|Publication number||US6769394 B2|
|Application number||US 10/225,753|
|Publication date||Aug 3, 2004|
|Filing date||Aug 20, 2002|
|Priority date||Aug 20, 2001|
|Also published as||DE10139880C1, US20040035389|
|Publication number||10225753, 225753, US 6769394 B2, US 6769394B2, US-B2-6769394, US6769394 B2, US6769394B2|
|Inventors||Harry Radel, Andreas Krueger|
|Original Assignee||Dolmar Gmbh|
|Export Citation||BiBTeX, EndNote, RefMan|
|Patent Citations (11), Non-Patent Citations (1), Referenced by (8), Classifications (19), Legal Events (4)|
|External Links: USPTO, USPTO Assignment, Espacenet|
The present invention relates to the field of internal combustion engines. It relates to a method for controlling the fuel supply to an internal combustion engine, in particular to a two-stroke motor.
In motor apparatus such as for example a chain saw usually the highest rotational speed is limited by overenriching the air/fuel mixture, which leads to spark failures (known under the name “four-stroking”). Another way is the direct influencing of the combustion via an ignition cut-off on reaching a defined (maximum) rotational speed. These variants without additional measures however lead to the fact that unburnt fuel leaves the motor. This in turn not only directly leads to an undesired high emission of hydrocarbons, but also indirectly limits the possibility of the application of a catalytic converter, since the unburnt fuel contributes to overheating and thus to the destruction of the catalytic converter.
In order to exclude such overenrichment, in the automobile branch one has applied rotational speed limitations by way of fuel cut-offs. These may be realized in the manner of a controllable intake-manifold injection or also by way of a carburetor control via a nozzle cut-off valve. In motor apparatus with two-stroke motors however stored quantities of fuel in the crank housing and intake pipe lead to an undesired hysteresis about the governing rotational speed. With this, rotational speed fluctuations of approx. ±700 1/min occur.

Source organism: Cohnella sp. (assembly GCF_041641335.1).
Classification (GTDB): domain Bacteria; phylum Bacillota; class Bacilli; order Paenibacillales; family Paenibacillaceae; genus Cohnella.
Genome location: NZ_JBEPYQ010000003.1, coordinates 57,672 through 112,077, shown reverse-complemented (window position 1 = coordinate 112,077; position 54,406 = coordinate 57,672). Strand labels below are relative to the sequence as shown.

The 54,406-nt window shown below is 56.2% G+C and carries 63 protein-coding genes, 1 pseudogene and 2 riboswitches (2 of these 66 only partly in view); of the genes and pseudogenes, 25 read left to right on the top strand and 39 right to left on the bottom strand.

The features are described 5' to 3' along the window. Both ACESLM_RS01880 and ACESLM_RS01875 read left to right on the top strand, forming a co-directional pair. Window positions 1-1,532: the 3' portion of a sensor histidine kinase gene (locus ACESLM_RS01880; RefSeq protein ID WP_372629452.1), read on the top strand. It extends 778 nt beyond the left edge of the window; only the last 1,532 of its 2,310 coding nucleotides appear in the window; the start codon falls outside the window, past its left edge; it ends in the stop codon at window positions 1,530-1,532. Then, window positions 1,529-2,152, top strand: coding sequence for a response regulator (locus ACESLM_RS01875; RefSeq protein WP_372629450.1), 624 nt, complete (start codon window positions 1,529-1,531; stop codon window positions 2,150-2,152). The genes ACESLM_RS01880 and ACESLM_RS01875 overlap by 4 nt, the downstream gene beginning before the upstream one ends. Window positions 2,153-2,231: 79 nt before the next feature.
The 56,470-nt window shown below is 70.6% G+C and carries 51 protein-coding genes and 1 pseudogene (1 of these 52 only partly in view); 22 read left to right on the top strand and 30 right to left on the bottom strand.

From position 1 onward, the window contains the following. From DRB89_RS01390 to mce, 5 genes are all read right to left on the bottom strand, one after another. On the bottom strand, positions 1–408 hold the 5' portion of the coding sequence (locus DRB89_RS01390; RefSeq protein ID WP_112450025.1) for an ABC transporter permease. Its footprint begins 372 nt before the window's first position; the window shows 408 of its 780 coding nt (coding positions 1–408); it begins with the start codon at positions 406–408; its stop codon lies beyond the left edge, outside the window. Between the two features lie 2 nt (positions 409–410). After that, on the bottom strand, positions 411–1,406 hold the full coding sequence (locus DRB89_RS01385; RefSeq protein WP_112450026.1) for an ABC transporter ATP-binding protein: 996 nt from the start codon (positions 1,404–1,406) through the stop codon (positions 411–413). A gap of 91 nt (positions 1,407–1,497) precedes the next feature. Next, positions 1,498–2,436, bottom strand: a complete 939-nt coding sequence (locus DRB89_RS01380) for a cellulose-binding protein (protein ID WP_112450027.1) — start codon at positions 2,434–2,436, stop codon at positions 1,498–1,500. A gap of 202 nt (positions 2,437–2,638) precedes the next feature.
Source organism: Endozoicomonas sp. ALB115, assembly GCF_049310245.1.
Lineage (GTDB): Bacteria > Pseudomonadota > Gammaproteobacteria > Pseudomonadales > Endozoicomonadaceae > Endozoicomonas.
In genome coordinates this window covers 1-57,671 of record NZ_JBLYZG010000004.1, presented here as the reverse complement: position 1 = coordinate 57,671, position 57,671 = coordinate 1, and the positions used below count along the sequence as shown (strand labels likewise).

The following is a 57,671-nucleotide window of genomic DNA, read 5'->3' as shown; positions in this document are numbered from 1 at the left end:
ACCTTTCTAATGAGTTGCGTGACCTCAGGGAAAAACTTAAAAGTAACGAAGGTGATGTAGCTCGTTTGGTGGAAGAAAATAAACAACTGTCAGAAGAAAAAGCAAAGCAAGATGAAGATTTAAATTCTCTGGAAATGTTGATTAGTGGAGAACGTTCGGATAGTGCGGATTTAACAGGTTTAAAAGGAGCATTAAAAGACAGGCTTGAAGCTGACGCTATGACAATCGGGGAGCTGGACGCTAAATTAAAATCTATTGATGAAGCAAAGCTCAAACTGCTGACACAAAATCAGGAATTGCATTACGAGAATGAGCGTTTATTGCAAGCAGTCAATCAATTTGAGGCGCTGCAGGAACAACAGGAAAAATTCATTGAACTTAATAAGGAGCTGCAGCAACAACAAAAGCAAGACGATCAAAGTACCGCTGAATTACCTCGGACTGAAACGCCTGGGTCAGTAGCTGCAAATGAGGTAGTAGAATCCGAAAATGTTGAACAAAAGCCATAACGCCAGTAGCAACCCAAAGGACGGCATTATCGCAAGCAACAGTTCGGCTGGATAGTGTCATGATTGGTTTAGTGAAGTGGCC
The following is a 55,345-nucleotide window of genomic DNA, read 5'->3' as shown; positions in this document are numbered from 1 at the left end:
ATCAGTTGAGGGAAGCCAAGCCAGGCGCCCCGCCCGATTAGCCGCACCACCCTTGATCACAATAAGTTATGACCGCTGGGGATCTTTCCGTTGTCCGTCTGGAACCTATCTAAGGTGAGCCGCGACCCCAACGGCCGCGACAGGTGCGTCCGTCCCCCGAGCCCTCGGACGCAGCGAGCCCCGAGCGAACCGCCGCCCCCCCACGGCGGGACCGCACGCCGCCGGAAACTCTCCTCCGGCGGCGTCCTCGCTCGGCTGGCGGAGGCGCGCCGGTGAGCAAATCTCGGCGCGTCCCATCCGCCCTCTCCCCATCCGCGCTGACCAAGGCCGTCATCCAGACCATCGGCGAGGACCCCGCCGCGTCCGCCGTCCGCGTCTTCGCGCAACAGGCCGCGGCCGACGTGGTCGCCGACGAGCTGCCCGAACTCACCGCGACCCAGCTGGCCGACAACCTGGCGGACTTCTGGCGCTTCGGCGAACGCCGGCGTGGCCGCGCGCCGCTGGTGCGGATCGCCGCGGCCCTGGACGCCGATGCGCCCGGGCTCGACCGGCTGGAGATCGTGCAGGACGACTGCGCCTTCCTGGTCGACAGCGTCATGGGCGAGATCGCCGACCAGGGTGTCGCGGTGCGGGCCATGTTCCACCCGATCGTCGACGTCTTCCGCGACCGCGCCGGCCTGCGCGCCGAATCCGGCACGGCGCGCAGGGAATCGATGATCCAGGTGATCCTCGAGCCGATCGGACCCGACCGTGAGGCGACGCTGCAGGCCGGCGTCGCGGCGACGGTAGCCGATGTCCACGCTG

From DE-Al-39 11 016 there is known a method for operating a two-stroke internal combustion engine with which the fuel injection on idling and in the low part-load region is effected intermittently, wherein the fuel is injected during a constant angle of opening with a constant volume flow. If the rotational speed changes thus e.g. drifts away, the time during which the rotational angle is run through changes, and specifically inversely proportional to the rotational speed. From this there results a self-regulation of the rotational speed in that specifically with an increase in the rotational speed the quantity of injected fuel recedes or with a fall in the rotational speed the time duration of the fuel injection is increased and thus the quantity of the fuel injected with a constant volume flow increases. Such a direct self-regulation acting without a time delay is however only possible when the fuel is injected directly into the cylinder in an electronically controlled manner.
In DE-Al-199 21 020 there is described a method and a device for control of the fuel supply with a model motor with a fuel injection into the crank housing, with which the injection period required for a demanded quantity of fuel per cycle is determined in each case. If with low rotational speeds the determined injection period drops below a given minimal injection period, the continuous injection is switched over to an intermittent injection, wherein the injection data for the intermittent injection is deduced from a stored correspondence table. With high rotational speeds a hysteresis may also not be avoided here.